Downtown L.A. might be a trek for some Westsiders, but the Los Angeles Film Festival is flourishing there
When the Los Angeles Film Festival announced that it was moving from the Westside to downtown Los Angeles in 2010, the move was greeted with skepticism.
Would Westsiders make the trek downtown? Would a festival that had long struggled to establish an identity find one in a complex, L.A. Live, built around sports and concerts?
And would LAFF, which can't compete with Cannes and Toronto and Sundance as a destination festival and must coax locals to go see indie movies after a normal workday, be able to do that in a location that didn't exactly receive rave reviews when Film Independent held the Spirit Awards there four months earlier?
For the most part, the move has worked: LAFF has set attendance records downtown, and the L.A. Live facilities have proved to be hospitable to a festival that will kick off its third year in that setting with a screening of Woody Allen's "To Rome With Love" on Thursday night.
The festival even survived a potentially disastrous timing coincidence that first year, when LAFF's opening-night screening of "The Kids Are All Right" took place a block away from where the Lakers were playing Game 7 of the NBA finals.
The year, Staples Center tenants the Kings obliged by winning the Stanley Cup three days before the festival started — and while the buzz from their Thursday victory parade might linger downtown, it likely won't snarl festival traffic.
Every year, of course, festival organizers have to come up with more reasons to lure moviegoers back downtown. (Those organizers now include festival director Stephanie Allain, taking over for the first time from Rebecca Yeldham.) Here are five of this year's reasons:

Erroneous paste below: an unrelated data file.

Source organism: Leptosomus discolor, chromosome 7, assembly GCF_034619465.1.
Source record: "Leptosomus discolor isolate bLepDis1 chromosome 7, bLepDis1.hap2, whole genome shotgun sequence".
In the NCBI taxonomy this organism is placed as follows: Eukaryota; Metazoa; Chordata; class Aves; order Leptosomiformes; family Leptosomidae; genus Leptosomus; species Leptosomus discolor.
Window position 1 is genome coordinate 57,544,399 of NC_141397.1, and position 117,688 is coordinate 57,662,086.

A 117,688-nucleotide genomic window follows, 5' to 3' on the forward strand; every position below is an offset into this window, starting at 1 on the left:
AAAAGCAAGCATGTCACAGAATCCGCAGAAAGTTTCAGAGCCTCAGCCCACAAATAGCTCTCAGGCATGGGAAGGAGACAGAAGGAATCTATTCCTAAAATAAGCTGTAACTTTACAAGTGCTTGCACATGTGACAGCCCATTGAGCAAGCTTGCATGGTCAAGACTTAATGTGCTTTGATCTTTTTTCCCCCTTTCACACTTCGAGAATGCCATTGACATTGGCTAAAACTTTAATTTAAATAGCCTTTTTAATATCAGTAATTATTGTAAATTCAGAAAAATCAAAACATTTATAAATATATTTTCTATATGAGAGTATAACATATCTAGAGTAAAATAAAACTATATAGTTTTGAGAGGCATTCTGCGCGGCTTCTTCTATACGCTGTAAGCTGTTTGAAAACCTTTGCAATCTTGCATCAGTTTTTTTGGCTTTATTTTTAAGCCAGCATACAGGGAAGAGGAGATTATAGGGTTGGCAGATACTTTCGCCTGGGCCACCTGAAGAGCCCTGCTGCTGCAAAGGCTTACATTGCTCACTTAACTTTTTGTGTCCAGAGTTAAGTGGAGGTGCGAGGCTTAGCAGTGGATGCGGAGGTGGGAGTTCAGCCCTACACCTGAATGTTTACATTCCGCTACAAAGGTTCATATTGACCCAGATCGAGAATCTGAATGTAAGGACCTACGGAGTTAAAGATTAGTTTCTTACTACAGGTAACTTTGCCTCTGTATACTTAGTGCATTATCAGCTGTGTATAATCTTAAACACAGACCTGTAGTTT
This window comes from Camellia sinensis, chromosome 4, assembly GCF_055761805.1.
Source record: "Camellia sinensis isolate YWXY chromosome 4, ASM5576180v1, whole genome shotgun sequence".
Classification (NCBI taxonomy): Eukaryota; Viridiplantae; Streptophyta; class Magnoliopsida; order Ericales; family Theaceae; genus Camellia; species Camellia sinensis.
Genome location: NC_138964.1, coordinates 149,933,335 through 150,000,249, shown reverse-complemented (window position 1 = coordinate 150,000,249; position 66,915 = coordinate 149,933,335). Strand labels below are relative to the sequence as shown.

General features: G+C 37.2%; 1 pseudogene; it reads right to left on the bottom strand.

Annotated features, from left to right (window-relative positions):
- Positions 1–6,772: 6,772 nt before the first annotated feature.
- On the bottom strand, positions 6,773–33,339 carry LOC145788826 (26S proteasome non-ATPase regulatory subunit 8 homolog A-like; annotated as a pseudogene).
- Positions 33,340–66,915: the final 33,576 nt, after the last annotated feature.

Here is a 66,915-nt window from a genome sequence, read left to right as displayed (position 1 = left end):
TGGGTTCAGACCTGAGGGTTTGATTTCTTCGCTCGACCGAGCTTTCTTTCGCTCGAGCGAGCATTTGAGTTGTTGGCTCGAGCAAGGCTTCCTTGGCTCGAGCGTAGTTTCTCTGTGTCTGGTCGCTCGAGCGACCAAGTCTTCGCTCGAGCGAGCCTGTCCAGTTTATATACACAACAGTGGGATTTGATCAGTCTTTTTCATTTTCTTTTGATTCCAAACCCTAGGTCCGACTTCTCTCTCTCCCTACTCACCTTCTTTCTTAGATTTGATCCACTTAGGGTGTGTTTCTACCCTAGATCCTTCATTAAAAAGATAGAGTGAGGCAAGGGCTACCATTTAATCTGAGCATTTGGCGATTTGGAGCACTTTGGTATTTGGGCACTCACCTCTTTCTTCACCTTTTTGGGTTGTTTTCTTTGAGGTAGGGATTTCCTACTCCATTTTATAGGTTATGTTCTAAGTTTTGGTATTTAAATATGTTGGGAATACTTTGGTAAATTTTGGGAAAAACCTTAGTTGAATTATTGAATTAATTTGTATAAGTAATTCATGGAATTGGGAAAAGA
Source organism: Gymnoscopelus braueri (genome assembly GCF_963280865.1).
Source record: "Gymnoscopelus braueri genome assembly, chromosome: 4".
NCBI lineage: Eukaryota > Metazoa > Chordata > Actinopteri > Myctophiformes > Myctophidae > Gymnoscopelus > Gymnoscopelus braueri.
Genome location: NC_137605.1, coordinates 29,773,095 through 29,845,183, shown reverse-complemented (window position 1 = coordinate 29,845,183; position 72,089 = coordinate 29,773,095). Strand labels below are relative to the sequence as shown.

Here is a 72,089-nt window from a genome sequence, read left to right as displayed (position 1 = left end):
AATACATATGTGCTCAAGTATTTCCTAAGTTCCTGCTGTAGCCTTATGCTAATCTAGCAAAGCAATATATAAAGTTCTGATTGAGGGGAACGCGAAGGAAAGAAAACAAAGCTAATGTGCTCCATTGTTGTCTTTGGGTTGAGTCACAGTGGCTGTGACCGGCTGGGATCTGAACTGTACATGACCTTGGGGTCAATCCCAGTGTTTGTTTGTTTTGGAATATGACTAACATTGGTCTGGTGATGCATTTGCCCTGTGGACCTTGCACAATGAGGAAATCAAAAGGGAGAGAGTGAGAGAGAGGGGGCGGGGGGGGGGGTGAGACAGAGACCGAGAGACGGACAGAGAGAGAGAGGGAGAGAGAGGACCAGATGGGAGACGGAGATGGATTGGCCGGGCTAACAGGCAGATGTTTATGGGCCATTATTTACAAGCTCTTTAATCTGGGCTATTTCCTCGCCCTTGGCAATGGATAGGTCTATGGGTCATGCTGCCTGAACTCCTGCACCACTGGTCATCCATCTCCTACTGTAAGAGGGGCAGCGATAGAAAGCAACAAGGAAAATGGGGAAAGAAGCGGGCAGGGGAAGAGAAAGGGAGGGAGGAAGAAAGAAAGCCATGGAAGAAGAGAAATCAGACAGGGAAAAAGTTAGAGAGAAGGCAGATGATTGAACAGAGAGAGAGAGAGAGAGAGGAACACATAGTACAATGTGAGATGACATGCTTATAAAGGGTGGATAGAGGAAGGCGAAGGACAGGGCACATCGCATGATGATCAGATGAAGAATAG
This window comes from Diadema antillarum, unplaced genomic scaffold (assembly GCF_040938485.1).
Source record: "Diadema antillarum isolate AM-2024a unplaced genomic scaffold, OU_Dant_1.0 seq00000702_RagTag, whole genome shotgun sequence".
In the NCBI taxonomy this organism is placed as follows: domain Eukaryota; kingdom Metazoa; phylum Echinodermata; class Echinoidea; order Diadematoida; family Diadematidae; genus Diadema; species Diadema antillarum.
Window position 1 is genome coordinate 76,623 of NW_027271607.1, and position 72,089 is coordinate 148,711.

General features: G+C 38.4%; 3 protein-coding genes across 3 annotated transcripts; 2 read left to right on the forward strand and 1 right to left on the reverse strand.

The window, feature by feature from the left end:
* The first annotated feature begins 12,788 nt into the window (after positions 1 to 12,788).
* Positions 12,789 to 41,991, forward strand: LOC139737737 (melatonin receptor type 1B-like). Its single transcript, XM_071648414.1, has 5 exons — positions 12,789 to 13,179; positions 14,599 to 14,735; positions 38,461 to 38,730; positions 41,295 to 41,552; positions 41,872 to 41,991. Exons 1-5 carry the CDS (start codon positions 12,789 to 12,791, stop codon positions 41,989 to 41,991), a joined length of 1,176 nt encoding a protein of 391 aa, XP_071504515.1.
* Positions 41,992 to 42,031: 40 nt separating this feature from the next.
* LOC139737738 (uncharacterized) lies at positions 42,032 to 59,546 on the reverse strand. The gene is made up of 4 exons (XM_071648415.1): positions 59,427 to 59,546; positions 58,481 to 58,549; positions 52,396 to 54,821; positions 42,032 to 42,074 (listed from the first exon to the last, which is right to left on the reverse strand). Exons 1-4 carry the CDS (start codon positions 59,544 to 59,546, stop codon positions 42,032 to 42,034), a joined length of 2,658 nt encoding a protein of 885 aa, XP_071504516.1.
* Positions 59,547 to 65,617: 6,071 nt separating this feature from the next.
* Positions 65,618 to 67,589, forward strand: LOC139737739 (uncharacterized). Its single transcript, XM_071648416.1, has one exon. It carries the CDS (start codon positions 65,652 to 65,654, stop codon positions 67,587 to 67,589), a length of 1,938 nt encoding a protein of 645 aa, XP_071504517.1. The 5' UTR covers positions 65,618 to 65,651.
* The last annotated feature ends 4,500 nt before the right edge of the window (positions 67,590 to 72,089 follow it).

When David Ansen was made artistic director of the festival in 2010, the longtime film critic said he would have no problem booking films that had already played in previous festivals. He has stuck to that philosophy, which means that LAFF is going to be the L.A. debut for a number of films that have won awards and garnered attention at other festivals this year.
At the top of the list is Benh Zeitlin's "Beasts of the Southern Wild" (above), a wild and invigorating bayou-set yarn that took Sundance by storm and went on to win the Camera d'Or for the best first feature at Cannes.
Also on the schedule is Adam Leon's "Gimme the Loot," an adventure story about two teen graffiti artists in the Bronx, which won the Jury Prize at SXSW and played in Un Certain Regard at Cannes, as well as Jake Schreier's "Robot and Frank," which was warmly received at Sundance.
The Sound of Music
In addition to a number of music-videos, an artist-in-residency from composer Danny Elfman and a "Music in Film" night at the Grammy Museum, the festival has programmed a number of films to which music is central.
Two are upcoming releases from Sony Pictures Classics: "Searching for Sugar Man" (below), a remarkable look at the lost '70s rock artist Rodriguez and his unlikely success on another continent, and "Neil Young Journeys," director Jonathan Demme's third concert film, featuring the mercurial rock artist.
The festival also will show "Ballads, Blues and Bluegrass," an off-the-cuff concert film featuring such legends as Willie Dixon, Ramblin' Jack Elliott and Doc Watson. Shot in musicologist Alan Lomax's apartment in 1961, it was never before shown publicly – and its LAFF premiere will be followed by a concert.